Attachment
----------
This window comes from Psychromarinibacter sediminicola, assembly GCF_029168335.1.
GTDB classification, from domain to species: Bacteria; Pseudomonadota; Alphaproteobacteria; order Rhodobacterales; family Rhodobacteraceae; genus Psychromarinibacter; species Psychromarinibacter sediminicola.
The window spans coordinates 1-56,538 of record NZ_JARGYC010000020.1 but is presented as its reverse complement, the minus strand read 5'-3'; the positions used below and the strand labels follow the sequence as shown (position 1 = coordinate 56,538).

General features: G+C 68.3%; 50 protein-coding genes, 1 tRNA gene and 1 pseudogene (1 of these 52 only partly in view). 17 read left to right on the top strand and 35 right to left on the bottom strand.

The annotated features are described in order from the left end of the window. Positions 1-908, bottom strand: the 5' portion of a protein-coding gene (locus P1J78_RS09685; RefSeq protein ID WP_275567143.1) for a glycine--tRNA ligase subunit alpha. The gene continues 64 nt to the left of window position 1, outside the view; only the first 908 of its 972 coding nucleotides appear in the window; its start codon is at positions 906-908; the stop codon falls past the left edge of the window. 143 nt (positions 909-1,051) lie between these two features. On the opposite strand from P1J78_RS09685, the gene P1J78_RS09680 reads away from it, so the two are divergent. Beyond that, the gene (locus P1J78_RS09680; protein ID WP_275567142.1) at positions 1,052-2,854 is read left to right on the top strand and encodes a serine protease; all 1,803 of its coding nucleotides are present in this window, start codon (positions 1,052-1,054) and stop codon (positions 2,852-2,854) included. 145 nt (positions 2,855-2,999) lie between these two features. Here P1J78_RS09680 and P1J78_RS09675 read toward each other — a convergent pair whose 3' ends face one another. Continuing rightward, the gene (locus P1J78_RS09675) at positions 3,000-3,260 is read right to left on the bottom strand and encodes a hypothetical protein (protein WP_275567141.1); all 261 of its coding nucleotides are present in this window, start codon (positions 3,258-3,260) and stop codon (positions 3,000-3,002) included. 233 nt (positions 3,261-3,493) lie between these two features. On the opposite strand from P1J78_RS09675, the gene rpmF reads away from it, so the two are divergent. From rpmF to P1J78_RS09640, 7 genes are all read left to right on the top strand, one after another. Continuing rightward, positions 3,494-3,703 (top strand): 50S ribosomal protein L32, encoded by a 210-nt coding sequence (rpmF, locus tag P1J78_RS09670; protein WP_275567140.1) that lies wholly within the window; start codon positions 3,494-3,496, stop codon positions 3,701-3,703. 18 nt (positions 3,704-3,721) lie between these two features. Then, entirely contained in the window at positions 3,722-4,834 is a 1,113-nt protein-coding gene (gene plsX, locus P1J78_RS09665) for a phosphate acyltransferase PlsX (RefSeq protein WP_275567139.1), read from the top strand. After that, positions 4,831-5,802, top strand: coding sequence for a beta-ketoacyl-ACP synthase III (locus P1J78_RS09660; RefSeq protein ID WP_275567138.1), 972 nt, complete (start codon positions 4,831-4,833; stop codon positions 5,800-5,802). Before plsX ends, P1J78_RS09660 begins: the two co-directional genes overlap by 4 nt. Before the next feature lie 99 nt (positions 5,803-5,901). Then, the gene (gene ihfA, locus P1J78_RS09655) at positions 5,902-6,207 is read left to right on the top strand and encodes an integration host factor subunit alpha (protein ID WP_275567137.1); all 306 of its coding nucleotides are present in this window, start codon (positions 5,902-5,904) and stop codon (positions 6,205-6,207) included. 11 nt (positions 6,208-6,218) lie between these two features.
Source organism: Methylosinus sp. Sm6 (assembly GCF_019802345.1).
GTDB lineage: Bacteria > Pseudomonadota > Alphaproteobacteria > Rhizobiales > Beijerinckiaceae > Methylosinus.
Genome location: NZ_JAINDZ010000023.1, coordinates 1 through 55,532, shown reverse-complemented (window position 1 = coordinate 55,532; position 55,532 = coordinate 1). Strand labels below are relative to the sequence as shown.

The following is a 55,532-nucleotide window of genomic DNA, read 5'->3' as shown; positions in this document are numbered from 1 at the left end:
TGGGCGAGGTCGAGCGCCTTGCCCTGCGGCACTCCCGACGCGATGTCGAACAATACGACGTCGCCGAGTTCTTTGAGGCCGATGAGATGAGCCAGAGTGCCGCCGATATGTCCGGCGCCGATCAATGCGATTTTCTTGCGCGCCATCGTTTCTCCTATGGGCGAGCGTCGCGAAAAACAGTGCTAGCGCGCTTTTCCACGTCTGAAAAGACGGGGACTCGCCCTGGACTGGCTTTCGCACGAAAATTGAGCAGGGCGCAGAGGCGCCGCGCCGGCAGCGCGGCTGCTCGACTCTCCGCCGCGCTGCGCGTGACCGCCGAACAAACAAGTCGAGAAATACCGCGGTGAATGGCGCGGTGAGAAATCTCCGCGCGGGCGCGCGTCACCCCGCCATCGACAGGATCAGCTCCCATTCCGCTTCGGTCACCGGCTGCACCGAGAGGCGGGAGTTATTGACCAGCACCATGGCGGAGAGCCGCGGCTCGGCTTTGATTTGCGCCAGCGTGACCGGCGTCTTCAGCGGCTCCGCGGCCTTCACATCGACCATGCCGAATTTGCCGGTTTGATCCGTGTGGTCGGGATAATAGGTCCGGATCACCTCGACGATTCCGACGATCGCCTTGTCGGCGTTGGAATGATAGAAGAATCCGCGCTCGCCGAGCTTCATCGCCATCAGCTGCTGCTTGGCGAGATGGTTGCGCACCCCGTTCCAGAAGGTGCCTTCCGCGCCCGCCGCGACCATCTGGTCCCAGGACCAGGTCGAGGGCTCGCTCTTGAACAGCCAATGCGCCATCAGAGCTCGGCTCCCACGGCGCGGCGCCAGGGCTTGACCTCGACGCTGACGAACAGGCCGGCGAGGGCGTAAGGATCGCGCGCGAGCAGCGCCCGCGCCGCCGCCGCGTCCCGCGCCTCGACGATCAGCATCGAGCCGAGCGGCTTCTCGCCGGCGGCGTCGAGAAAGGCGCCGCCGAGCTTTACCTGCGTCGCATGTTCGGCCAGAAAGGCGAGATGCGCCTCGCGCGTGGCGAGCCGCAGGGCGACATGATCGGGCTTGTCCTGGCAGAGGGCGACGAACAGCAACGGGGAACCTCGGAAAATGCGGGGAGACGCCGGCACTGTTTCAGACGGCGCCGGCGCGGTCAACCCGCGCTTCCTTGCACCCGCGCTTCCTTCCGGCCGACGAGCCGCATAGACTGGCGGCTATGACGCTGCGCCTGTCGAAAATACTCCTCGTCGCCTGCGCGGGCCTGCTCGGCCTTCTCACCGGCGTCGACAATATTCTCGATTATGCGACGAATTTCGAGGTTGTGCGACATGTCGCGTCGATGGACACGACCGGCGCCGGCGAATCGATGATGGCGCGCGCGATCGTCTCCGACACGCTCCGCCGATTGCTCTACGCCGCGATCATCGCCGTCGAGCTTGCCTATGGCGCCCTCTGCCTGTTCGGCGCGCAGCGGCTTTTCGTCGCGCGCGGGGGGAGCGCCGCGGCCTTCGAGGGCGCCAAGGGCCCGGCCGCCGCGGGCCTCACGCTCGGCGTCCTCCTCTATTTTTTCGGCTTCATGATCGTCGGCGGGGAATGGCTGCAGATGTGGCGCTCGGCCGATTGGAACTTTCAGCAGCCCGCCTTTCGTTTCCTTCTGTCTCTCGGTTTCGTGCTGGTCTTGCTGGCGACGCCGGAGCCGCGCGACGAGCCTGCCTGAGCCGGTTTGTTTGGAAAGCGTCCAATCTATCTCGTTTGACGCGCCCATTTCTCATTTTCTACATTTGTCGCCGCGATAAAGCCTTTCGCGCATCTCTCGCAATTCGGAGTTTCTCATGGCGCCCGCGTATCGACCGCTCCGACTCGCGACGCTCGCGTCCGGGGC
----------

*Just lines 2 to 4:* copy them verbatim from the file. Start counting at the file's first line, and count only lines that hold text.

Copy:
GTDB classification, from domain to species: Bacteria; Pseudomonadota; Alphaproteobacteria; order Rhodobacterales; family Rhodobacteraceae; genus Psychromarinibacter; species Psychromarinibacter sediminicola.
The window spans coordinates 1-56,538 of record NZ_JARGYC010000020.1 but is presented as its reverse complement, the minus strand read 5'-3'; the positions used below and the strand labels follow the sequence as shown (position 1 = coordinate 56,538).

General features: G+C 68.3%; 50 protein-coding genes, 1 tRNA gene and 1 pseudogene (1 of these 52 only partly in view). 17 read left to right on the top strand and 35 right to left on the bottom strand.